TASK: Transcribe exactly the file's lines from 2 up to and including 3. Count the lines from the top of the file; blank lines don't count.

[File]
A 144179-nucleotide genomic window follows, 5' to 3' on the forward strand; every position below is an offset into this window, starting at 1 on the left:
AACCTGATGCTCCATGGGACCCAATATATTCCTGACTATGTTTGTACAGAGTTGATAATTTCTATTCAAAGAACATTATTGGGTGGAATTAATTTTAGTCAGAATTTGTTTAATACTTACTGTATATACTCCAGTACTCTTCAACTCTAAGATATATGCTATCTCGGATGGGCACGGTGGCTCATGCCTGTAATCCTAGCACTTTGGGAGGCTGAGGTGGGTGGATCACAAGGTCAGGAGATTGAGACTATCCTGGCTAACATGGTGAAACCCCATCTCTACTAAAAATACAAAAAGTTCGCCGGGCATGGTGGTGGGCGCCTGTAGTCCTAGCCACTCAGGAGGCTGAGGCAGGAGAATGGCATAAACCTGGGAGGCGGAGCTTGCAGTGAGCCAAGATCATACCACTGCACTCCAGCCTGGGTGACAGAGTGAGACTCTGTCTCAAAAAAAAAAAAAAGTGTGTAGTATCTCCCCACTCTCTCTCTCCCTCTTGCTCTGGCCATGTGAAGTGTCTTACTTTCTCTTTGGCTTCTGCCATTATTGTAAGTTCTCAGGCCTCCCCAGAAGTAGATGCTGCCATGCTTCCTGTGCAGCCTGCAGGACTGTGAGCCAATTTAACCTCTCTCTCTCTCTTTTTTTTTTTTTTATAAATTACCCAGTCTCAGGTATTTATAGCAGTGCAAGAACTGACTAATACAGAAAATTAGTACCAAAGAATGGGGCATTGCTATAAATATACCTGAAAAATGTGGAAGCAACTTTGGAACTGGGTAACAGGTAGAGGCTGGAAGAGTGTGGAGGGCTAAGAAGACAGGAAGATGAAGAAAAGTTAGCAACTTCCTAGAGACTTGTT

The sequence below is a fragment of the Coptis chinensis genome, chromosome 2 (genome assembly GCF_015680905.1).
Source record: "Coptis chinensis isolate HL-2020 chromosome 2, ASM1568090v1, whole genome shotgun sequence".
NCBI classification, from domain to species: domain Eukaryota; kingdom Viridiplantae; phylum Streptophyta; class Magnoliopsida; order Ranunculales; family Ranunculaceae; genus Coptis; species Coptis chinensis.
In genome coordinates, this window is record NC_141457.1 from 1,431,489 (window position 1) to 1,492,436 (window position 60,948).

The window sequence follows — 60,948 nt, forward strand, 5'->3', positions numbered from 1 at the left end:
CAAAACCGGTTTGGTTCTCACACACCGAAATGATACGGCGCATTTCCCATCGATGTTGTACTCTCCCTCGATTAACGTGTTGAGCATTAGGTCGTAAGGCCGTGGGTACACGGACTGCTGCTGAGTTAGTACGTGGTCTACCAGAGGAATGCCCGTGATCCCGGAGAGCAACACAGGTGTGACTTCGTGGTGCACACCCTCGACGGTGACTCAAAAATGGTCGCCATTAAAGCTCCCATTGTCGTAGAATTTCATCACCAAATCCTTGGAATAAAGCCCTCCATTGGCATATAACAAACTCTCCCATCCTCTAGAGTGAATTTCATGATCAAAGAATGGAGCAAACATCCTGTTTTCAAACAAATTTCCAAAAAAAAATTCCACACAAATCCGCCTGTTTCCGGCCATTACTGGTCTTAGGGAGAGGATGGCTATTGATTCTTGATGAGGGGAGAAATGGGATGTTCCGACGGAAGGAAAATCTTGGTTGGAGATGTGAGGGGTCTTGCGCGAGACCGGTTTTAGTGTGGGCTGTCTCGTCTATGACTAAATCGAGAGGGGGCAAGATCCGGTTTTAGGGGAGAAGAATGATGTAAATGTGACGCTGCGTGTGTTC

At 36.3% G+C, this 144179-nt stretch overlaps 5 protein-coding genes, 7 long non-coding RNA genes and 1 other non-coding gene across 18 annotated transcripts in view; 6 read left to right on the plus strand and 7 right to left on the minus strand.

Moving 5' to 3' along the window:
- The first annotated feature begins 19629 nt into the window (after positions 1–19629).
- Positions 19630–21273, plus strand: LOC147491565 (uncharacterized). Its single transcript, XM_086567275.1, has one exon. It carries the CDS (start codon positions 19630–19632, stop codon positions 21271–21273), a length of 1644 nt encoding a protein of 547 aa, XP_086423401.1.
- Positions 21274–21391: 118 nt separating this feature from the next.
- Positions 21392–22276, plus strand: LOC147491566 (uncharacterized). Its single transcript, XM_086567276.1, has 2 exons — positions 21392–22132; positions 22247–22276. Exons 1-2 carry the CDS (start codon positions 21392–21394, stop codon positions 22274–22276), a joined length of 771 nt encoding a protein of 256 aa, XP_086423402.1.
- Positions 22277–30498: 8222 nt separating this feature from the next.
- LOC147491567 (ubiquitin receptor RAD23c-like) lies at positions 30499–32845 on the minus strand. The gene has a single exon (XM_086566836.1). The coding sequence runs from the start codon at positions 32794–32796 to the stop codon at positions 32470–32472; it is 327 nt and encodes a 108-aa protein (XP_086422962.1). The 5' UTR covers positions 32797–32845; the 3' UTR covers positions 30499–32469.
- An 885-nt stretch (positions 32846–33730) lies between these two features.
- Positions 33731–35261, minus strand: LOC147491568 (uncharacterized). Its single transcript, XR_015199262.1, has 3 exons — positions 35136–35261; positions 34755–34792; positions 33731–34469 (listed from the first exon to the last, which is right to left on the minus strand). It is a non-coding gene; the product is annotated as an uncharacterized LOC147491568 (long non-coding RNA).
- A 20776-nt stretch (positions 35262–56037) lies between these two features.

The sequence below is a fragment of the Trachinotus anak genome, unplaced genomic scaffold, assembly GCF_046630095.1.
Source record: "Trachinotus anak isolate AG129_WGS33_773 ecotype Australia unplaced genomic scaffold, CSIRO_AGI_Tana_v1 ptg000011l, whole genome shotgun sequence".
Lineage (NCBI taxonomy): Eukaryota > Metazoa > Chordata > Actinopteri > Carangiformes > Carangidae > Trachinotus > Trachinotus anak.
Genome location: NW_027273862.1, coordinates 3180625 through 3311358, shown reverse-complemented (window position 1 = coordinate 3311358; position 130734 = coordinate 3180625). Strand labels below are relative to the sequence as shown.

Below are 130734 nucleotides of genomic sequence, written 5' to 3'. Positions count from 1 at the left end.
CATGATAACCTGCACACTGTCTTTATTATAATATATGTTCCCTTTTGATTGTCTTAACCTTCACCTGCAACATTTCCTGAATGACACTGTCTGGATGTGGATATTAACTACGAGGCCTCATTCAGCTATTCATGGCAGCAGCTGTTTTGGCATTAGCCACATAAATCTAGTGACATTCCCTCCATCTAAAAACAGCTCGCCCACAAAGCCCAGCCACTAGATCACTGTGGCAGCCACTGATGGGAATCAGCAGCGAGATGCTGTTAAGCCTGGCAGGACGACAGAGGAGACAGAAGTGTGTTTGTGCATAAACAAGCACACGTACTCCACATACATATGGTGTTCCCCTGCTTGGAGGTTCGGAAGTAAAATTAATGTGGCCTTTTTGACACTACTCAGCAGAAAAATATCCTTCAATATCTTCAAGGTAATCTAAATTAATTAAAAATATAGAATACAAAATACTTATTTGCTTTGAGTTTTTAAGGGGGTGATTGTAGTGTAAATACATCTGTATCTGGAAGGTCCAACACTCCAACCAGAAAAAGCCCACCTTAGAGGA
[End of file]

AACCTGATGCTCCATGGGACCCAATATATTCCTGACTATGTTTGTACAGAGTTGATAATTTCTATTCAAAGAACATTATTGGGTGGAATTAATTTTAGTCAGAATTTGTTTAATACTTACTGTATATACTCCAGTACTCTTCAACTCTAAGATATATGCTATCTCGGATGGGCACGGTGGCTCATGCCTGTAATCCTAGCACTTTGGGAGGCTGAGGTGGGTGGATCACAAGGTCAGGAGATTGAGACTATCCTGGCTAACATGGTGAAACCCCATCTCTACTAAAAATACAAAAAGTTCGCCGGGCATGGTGGTGGGCGCCTGTAGTCCTAGCCACTCAGGAGGCTGAGGCAGGAGAATGGCATAAACCTGGGAGGCGGAGCTTGCAGTGAGCCAAGATCATACCACTGCACTCCAGCCTGGGTGACAGAGTGAGACTCTGTCTCAAAAAAAAAAAAAAGTGTGTAGTATCTCCCCACTCTCTCTCTCCCTCTTGCTCTGGCCATGTGAAGTGTCTTACTTTCTCTTTGGCTTCTGCCATTATTGTAAGTTCTCAGGCCTCCCCAGAAGTAGATGCTGCCATGCTTCCTGTGCAGCCTGCAGGACTGTGAGCCAATTTAACCTCTCTCTCTCTCTTTTTTTTTTTTTTATAAATTACCCAGTCTCAGGTATTTATAGCAGTGCAAGAACTGACTAATACAGAAAATTAGTACCAAAGAATGGGGCATTGCTATAAATATACCTGAAAAATGTGGAAGCAACTTTGGAACTGGGTAACAGGTAGAGGCTGGAAGAGTGTGGAGGGCTAAGAAGACAGGAAGATGAAGAAAAGTTAGCAACTTCCTAGAGACTTGTT

The sequence below is a fragment of the Coptis chinensis genome, chromosome 2 (genome assembly GCF_015680905.1).